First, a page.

NEW YORK — With its stock price at a 52-week low, Saks Inc. seems to be attracting more foreign investor interest.
Just last week, a Securities and Exchange Commission filing disclosed that Mexican tycoon Carlos Slim Helu, who runs diversified holding company Grupo Carso, and members of his family acquired a 7 percent stake, or roughly 10 million shares, of Saks Inc. The purchase was made through Orient Star, a company with a portfolio of investments, incorporated in Delaware, and Immobiliaria, another investment company in Mexico.
Saks Inc. stock rose 1 3/16, up 9.8 percent, to 13 1/4 Friday on the New York Stock Exchange as the Dow Jones Industrial Average finished the week with a 202.28 increase. On Thursday, Saks Inc. posted same-store sales up 8 percent for February. The stock has ranged from a high of 35 and a low of 10 9/16 in the last 52 weeks.
Saks Inc. is the parent of Saks Fifth Avenue and such regional department store chains as Carson Pirie Scott, Proffitt’s, Younkers, Herberger’s and Bergner’s.
Helu controls 86 percent of Grupo Sanborn, which operates the Sanborn department stores in Mexico, and an 85 percent stake in Sears, Roebuck in Mexico. He also has a 14 percent interest in CompUSA and significant stakes in communications, railways, mining, financial and cigarette companies.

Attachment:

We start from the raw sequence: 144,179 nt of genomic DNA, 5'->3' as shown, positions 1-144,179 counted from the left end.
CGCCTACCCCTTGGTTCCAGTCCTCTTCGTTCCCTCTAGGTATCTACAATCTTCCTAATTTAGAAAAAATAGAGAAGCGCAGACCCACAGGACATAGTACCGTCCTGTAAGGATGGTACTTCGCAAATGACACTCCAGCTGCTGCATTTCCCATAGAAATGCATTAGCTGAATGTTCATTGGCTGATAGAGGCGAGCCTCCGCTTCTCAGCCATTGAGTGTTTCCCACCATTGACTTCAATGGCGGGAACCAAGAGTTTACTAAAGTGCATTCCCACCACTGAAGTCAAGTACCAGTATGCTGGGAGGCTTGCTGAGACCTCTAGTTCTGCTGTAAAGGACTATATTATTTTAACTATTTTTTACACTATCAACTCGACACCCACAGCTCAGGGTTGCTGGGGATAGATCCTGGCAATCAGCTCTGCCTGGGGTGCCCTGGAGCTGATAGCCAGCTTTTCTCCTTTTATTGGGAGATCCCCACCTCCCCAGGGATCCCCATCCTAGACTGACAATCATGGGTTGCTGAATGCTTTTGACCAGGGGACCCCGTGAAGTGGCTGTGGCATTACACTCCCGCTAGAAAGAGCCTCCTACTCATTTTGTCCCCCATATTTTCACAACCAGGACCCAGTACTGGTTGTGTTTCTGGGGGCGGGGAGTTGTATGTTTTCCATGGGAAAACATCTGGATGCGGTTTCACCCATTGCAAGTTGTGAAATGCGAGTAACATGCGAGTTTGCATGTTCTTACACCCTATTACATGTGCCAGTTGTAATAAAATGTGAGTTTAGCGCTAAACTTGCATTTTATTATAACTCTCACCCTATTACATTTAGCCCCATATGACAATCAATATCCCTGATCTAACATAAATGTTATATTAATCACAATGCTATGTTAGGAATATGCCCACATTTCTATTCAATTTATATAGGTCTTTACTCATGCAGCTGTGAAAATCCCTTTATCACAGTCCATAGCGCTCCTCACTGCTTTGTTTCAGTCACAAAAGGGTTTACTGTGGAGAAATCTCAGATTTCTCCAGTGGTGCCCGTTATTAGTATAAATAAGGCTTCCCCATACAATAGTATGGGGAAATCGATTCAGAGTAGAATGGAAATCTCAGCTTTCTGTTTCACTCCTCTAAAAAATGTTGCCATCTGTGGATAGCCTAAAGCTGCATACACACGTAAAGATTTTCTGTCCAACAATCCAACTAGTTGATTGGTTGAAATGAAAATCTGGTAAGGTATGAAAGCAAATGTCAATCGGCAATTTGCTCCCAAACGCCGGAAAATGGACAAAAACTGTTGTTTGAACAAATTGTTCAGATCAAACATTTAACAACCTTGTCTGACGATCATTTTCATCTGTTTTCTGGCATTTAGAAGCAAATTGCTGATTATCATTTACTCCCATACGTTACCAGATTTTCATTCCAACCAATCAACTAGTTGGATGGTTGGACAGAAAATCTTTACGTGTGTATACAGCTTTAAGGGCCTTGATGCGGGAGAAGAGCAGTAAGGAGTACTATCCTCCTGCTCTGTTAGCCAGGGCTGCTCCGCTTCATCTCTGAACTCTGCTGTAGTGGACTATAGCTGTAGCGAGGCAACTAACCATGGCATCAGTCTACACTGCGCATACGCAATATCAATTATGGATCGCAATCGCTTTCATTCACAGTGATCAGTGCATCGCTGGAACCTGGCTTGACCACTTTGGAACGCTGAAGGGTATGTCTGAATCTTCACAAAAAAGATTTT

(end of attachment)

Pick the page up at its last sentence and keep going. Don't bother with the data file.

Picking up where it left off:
Saks Inc. and Saks Fifth Avenue have a history of attracting foreign investors. Investcorp, the Bahrain-based investment group that once controlled Saks Fifth Avenue, still holds a 5.8 percent interest in Saks Inc.
Also, Ronald de Waal, vice chairman of Saks Inc., owns 1.9 percent of Saks Inc. He’s from Belgium and runs the We International specialty store chain operating in Belgium, Netherlands, Switzerland, Germany and France.
Southeastern Asset Management of Memphis, Tenn., as of last December held 9.7 million shares, or about 6.8 percent. And Fidelity, which once owned over 15.9 percent, currently owns under 5 percent of the stock.
During the Nineties, Saks Fifth Avenue attracted a number of foreign investors, including Prince Al Waleed Bin Talal Abdulaziz of Riyadh, Saudi Arabia, who indirectly held about 10 percent of the company, and Trustees of the Estate of Bernice Pauahi Bishop, an educational charitable trust in Hawaii, which once held around 5 percent.

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